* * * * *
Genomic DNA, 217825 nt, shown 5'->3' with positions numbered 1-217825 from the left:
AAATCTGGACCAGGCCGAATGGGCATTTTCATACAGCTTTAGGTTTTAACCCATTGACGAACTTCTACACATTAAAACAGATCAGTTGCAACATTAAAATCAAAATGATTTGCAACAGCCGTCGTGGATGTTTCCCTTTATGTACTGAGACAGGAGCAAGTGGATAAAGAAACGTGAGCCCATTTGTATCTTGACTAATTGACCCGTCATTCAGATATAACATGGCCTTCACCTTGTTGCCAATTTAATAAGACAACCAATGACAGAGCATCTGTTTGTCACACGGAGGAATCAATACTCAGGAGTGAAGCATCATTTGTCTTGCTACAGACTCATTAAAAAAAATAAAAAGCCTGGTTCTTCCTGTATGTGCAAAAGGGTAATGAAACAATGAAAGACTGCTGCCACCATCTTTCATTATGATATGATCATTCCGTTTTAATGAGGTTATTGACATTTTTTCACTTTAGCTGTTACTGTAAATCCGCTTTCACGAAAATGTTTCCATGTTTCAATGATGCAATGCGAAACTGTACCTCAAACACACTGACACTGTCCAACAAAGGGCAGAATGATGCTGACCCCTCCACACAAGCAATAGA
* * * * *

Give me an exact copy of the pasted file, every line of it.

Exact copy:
Genomic DNA, 217825 nt, shown 5'->3' with positions numbered 1-217825 from the left:
AAATCTGGACCAGGCCGAATGGGCATTTTCATACAGCTTTAGGTTTTAACCCATTGACGAACTTCTACACATTAAAACAGATCAGTTGCAACATTAAAATCAAAATGATTTGCAACAGCCGTCGTGGATGTTTCCCTTTATGTACTGAGACAGGAGCAAGTGGATAAAGAAACGTGAGCCCATTTGTATCTTGACTAATTGACCCGTCATTCAGATATAACATGGCCTTCACCTTGTTGCCAATTTAATAAGACAACCAATGACAGAGCATCTGTTTGTCACACGGAGGAATCAATACTCAGGAGTGAAGCATCATTTGTCTTGCTACAGACTCATTAAAAAAAATAAAAAGCCTGGTTCTTCCTGTATGTGCAAAAGGGTAATGAAACAATGAAAGACTGCTGCCACCATCTTTCATTATGATATGATCATTCCGTTTTAATGAGGTTATTGACATTTTTTCACTTTAGCTGTTACTGTAAATCCGCTTTCACGAAAATGTTTCCATGTTTCAATGATGCAATGCGAAACTGTACCTCAAACACACTGACACTGTCCAACAAAGGGCAGAATGATGCTGACCCCTCCACACAAGCAATAGA